With fresh faces and new uniforms, this year's intake of 18 students studying for a diploma in conservation joined the ranks of SANParks staff in January. Each year the Kruger National Park (KNP) hosts conservation diploma students from various learning institutions around the country for a year of 'experiential training'.
This year of 'hands-on' exposure to conservation in action is part of the requirement to complete the Nature Conservation Diploma. The year starts off with an induction course that provides the students with all the necessary background for working in the KNP.
For two weeks the students are given a series of lectures and practical demonstrations by SANParks staff on a whole host of issues from water management to vehicle maintenance.
The course is designed to provide the students with information on all aspects of the KNP so they can answer queries from guests and visitors, as they will often be working in the public arena. Students are placed in various departments within the KNP from People and Conservation to Scientific Services.
Students are appointed SANParks mentors to assist with their tasks and assignments throughout the year and to ensure that they gain the maximum benefit of working in a world-renowned national park. The students are also required to write a detailed assignment on what they learnt during the induction course and are also given practical firearm training.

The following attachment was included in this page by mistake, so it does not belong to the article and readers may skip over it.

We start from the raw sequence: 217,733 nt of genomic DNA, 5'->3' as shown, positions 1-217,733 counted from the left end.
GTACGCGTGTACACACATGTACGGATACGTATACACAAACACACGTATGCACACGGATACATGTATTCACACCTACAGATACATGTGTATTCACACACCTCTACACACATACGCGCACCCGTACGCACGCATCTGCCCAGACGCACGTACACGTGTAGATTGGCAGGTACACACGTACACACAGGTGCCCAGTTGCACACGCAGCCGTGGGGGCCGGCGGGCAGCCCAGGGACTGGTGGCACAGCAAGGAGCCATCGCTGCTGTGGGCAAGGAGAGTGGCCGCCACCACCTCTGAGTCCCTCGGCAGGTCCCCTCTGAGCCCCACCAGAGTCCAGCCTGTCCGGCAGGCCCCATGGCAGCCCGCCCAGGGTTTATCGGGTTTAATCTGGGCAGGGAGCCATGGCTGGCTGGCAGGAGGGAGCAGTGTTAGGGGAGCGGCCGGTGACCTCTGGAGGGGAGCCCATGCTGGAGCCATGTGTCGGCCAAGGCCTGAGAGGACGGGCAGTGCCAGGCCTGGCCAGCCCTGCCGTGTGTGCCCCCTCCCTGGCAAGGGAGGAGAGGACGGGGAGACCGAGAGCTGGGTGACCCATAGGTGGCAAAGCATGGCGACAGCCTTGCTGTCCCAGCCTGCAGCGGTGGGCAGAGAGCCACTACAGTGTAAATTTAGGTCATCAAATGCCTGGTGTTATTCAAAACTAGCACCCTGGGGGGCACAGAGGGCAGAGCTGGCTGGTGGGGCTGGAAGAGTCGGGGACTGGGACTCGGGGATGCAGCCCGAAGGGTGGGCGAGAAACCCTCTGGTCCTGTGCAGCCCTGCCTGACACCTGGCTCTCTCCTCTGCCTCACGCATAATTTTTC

Students also get to participate in the biodiversity surveys currently underway in southern KNP, which means learning more about the smaller creatures that live in the veld that also play a crucial role in the ecosystem. The course is run by Vanessa Strydom, manager: conservation interpretation and training from SANParks Conservation Services, based in Malelane.
'It's important that we take the time to train our students properly at the beginning of the year so they are well-equipped for the year ahead' says Vanessa. Hosting these students for a year is SANParks commitment and investment in helping to provide well-trained young people who have the potential to become the new leaders in conservation science and management.
By Michele Hofmeyr